In a busy month of funding rounds, May finished with a plethora of start-ups catching the eye of VCs. The future of retail is near.
Despite a flurry of recent activity, SoftBank has had a quiet few days. That’s only natural after hundreds of millions of dollars went into healthcare, transport and VR in the space of a few weeks.
However, in the Japanese tech giant’s absence, plenty of VCs proved active as May came to a close.
A networking start-up based in Massachusetts, 128 Technology more-than doubled its total money raised, thanks to $21.5m Series C funding.
Rather than meet-ups, 128 Technology’s networking is more to do with the nuts and bolts that help the internet to truly function.
The company claims to represent “a fundamentally new approach to networking”, with its wide area network hosted by what it calls ‘secure vector routing’.
“The only reason we have networks is to deliver applications and services,” said Andy Ory, co-founder and CEO of 128 Technology. “Today’s networks weren’t created with that in mind, and certainly weren’t designed to address the demands of cloud computing, mobile devices or the near-infinite number of applications created each day.”
128 Technology, according to Ory, is aiming to address that. Investors in the round include executive management and current employees of the company, as well as G20 Ventures and individual investors.
TouchBistro, essentially a provider of tablets to restaurants, recently raised $16.3m, with the Canadian company bagging investment from Napier Park Global Capital and Recruit Holdings Ltd in the latest round.
Delivering iPads is perhaps selling TouchBistro a tad short, as the company loads the tablets with proprietary technology to improve standard point-of-sale procedures in the hospitality industry.
Already working with 9,000 restaurants, TouchBistro turns over around $10m annually, claiming to process $5bn worth of payments throughout the year.
It is the latter that is of interest, with the data generated by such transactions providing for interesting opportunities.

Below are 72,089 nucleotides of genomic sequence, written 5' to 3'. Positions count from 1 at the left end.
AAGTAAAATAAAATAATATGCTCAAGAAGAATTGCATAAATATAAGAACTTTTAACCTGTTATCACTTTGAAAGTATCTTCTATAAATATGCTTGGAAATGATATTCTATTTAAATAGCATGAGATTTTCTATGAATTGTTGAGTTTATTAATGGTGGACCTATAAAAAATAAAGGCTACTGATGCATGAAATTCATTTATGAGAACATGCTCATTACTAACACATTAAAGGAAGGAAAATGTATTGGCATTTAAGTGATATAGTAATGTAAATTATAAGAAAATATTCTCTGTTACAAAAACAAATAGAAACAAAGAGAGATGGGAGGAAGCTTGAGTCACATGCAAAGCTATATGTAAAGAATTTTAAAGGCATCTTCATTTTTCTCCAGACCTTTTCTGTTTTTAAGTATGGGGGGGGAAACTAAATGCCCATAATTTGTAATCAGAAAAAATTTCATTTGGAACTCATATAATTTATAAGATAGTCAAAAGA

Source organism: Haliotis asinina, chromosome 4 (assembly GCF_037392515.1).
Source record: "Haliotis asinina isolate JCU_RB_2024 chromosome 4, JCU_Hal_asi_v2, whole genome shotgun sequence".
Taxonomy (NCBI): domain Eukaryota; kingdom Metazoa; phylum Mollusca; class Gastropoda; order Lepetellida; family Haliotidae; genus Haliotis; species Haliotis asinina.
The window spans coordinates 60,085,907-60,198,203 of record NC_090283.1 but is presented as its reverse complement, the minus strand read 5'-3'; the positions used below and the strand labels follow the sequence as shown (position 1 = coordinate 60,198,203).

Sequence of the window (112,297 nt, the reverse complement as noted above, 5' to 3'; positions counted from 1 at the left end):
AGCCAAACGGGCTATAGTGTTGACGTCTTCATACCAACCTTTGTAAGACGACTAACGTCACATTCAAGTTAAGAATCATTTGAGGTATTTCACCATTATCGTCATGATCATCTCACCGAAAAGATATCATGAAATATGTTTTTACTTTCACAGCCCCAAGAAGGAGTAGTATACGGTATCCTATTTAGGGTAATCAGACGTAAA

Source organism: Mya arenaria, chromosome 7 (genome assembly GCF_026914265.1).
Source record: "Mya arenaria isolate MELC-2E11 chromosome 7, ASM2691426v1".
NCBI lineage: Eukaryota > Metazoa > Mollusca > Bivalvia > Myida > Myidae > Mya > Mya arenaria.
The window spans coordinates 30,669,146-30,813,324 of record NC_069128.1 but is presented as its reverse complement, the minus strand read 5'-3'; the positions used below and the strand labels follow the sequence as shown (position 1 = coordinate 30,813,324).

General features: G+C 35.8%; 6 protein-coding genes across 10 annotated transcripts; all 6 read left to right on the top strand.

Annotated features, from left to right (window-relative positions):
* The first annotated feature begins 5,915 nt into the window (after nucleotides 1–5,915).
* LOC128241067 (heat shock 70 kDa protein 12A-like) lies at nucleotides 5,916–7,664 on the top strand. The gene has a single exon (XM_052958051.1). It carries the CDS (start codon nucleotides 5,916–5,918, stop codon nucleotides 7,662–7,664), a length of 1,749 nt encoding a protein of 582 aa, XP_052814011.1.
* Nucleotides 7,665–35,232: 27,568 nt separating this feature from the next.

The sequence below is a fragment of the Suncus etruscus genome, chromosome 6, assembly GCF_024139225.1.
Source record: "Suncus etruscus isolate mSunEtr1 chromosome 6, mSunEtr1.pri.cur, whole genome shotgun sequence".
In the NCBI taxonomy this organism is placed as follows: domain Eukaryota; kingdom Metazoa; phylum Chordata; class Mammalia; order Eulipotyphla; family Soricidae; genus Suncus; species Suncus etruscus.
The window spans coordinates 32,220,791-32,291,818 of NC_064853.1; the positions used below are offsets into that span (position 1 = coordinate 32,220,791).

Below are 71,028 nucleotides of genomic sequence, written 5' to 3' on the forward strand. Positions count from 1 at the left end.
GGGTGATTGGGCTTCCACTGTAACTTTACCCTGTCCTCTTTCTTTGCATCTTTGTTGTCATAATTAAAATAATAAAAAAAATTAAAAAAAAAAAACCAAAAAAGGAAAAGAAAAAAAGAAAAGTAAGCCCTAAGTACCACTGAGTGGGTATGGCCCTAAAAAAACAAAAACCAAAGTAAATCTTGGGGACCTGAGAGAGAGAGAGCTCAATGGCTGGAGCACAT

“When we look at the data that runs through our system, it’s immense,” said CEO and founder Alex Barrotti. “We’re getting a lot of requests from our own customers.”
Perhaps going down the route of iZettle and providing short-term loans is an option, though Barrotti has not yet revealed what use the company will make of all that data.
Not all start-ups represent obvious sectors, and Magicpin is one such example. The Indian start-up, which just raised $7m, is a ‘local discovery’ start-up.
This means it wants to allow customers to find products and services easier, providing outlets with the opportunity to reach out with rewards and offers that would otherwise go unnoticed.
“Over the last 12 months, we have invested in building a product that delivers strong user retention and purchase frequency, and validating unit economics at a neighbourhood level,” said Anshoo Sharma, co-founder and COO of Magicpin.
The company claims to have more than 1m users, each spending an average of 30 minutes per visit on Magicpin. “This infusion of funds will help us scale across cities and categories,” said Sharma.
In a similar vein, London-based Yoobic claimed $5.3m in series A funding this week, as it continues to build a platform to let retailers monitor and improve in-store operations.
The money will go towards a doubling of its team and a bid to break the US, with all funding coming from Felix Capital.
Yoobic has created a mobile app that enables retailers to monitor the upkeep of standards (brands, promotions, merchandising) across multiple stores. Instructions can be delivered through the app to stores, allowing owners of multiple outlets greater influence over the daily operation.
“This fundraising from Felix Capital is an exceptional opportunity for Yoobic,” said Fabrice Haïat, CEO and co-founder of Yoobic.
“Frédéric Court is one of the most successful investors in Europe, with true retail expertise. In addition to the funds raised, we wanted to surround ourselves with a team able to support us in our fast growth.”
It wouldn’t be a funding round without fintech making an appearance, with Delhi-based SimpliLend raising an undisclosed sum of angel funding.
According to VCCircle, SimpliLend’s as-yet-unreleased lending platform will use the funding to get the product to market.
Individuals from Singapore and India are said to be the investors, with Puneet Gupta, founder of SimpliLend, confirming the fundraising but refusing to divulge further details.